The collaborative effort from Sony and Insomniac Games has led to one of the finest and most sophisticated superhero games since DC’s Batman Arkham Asylum, and it’s in the form of Marvel’s Spider-Man.
The game, exclusive to PS4, provides a twenty-hour long story mode which puts Spider-Man up against a succession of his foes; in addition to the satisfying story length, there is an abundance of side missions on offer. However, the game really comes into its own with the open world setting of Manhattan, the details and scale of the borough is absolutely superb; whether you’re racing over roof-tops as Spider-man or blending in as Peter Parker at ground level, there is so much to appreciate. The game also snatches a handful of screen grabs from the Marvel Cinematic Universe including the Avengers’ tower, the Tony Stark technology in the suits and the latest on-screen Spidey suits including the Iron Spider. So, could this be the first step towards Marvel’s gaming universe? Beware for some spoilers ahead!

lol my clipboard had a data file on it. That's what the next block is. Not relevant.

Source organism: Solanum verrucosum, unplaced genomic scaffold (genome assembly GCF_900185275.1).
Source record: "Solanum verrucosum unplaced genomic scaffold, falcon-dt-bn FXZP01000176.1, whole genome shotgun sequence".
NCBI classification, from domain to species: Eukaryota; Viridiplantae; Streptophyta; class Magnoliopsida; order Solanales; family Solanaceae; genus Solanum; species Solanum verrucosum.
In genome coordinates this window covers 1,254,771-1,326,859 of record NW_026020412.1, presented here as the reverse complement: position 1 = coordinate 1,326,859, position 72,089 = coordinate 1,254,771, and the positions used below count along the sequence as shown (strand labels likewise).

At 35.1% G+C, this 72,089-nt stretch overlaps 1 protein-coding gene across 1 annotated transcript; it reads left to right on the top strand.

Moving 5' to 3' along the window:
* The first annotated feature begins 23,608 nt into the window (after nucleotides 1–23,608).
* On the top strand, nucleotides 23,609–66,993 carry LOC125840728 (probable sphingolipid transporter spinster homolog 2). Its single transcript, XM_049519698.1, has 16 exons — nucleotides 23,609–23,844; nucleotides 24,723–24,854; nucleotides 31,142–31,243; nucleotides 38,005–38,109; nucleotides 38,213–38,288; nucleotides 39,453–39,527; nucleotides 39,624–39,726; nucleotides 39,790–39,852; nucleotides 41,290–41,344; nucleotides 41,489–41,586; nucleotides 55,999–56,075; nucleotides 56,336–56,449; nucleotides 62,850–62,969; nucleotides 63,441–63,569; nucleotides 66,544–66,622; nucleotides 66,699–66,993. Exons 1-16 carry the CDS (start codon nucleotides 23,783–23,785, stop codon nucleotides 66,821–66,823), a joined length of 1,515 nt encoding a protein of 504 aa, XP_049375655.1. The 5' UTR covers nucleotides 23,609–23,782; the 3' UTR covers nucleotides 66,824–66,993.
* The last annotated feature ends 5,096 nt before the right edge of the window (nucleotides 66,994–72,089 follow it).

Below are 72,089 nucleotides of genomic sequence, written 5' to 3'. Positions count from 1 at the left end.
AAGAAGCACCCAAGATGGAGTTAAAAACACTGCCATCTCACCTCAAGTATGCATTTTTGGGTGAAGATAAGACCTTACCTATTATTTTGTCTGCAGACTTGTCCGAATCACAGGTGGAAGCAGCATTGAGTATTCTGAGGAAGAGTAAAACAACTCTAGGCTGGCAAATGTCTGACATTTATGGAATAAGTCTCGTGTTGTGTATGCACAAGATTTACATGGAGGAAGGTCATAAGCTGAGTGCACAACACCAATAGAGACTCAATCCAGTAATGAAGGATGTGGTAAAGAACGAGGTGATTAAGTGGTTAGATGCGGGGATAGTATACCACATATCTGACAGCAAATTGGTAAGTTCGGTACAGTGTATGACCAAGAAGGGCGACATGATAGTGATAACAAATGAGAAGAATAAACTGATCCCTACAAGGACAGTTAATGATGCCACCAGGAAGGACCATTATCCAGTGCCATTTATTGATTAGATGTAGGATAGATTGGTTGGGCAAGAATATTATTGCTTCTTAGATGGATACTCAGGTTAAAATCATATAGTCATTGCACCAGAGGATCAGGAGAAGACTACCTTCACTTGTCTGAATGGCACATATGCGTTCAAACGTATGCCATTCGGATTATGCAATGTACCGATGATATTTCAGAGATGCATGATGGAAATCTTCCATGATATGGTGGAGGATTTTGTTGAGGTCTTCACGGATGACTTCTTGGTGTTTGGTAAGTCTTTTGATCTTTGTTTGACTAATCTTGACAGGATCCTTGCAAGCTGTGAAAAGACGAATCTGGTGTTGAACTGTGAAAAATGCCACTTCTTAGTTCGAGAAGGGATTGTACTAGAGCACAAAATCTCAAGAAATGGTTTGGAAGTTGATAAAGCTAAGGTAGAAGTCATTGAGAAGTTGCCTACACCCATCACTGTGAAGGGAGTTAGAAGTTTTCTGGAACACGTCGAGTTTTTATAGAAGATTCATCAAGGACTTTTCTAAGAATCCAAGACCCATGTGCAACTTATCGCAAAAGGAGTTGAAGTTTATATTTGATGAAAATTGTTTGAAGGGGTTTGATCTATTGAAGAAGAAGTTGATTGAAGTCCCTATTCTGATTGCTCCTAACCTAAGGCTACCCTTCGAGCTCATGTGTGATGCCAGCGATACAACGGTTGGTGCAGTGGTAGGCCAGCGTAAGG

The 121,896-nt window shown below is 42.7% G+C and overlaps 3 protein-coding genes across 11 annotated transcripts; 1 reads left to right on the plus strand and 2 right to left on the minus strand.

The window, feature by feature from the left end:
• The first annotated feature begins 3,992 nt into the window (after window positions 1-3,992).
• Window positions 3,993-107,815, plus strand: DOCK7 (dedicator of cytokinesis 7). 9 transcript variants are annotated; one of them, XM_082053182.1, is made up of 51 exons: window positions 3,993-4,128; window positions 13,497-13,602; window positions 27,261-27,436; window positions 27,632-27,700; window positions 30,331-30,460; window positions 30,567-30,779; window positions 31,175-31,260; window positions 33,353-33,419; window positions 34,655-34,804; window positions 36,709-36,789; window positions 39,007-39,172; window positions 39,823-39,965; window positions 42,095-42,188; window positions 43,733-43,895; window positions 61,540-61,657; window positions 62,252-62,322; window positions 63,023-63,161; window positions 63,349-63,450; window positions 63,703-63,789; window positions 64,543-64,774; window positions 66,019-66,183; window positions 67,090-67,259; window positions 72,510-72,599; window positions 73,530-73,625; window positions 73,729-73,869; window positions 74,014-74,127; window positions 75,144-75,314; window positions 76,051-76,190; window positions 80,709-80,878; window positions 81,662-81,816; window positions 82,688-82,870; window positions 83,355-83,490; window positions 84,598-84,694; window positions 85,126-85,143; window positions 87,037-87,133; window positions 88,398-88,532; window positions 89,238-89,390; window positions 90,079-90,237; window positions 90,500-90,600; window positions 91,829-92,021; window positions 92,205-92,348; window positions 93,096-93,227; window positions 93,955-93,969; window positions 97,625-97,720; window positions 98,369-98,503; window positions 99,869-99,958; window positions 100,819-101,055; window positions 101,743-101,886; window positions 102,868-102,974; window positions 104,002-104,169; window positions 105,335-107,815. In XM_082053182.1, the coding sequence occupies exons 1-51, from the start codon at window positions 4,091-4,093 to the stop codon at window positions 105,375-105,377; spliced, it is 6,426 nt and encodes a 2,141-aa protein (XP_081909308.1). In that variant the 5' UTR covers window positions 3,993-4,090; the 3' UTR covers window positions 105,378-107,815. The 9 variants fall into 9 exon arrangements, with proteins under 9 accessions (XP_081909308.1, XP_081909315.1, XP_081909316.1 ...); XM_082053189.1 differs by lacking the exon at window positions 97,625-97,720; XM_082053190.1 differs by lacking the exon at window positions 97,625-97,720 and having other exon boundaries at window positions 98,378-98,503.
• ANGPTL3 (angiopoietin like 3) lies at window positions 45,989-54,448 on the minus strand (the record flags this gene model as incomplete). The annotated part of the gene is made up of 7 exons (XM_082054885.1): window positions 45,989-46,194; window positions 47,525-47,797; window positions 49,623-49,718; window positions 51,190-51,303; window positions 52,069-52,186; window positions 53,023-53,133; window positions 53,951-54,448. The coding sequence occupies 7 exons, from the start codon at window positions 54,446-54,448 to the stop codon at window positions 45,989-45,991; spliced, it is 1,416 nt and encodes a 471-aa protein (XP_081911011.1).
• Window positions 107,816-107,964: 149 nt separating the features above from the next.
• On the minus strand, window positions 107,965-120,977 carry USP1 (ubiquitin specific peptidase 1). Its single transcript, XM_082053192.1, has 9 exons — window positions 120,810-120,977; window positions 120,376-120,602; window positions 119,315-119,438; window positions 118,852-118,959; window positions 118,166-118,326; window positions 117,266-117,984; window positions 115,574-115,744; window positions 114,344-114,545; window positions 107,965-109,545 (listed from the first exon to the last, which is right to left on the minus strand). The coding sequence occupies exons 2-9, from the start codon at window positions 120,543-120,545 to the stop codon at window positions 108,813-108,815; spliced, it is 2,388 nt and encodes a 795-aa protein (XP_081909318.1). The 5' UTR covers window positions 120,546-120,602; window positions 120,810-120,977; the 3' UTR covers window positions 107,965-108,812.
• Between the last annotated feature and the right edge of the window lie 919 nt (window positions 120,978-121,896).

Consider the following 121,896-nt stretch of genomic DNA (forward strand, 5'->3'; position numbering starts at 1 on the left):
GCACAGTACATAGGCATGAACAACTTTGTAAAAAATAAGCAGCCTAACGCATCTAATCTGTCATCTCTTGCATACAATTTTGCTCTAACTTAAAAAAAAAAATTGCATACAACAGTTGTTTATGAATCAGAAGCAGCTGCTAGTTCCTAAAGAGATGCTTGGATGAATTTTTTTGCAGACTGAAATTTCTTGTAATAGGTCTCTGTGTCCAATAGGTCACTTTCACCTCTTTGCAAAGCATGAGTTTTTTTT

The story starts with an unfamiliar time to us in Peter Parker’s life. He’s a 23-year-old research assistant, with 8 years of experience of dealing with a dual personality, and, adding further depth to Peter’s life, he and long-term love interest Mary Jane Watson have recently parted ways. Mr. Martin Li, who funds and owns homeless shelters across the city, is the primary antagonist after he too develops an alter ego, Mister Negative. Peter helps Aunt May at one of Mr. Li’s shelters and that is where the complications of the conflict begin. Mister Negative then breaks out a number of other foes from a maximum-security facility, piling on the pressure on Spider-Man to save the city. The length of the story is ideal and there is a variety of villains to fill the whole 20 hours, including Kingpin and Rhino, to name a couple. The story mode also places a lot of emphasis on the commitments of Peter Parker and it is an integral part of the game that you juggle both lifestyles of the dual personality. The need to bring balance to Peter’s life adds a great deal of depth to the character, making the game that much more absorbing as you see the hero you play in more detail than in previous games of the same ilk. But if the length of the game and the richness of the character isn’t enough for you, then the remarkable virtual construction of NYC and the open world exploration on offer should be able to captivate your intrigue. The detail truly is dazzling, with the vibrancy of the city that never sleeps captured almost to perfection. The extra sights, such as the Avengers’ tower, work as the cherry on top of the big apple-sized cake.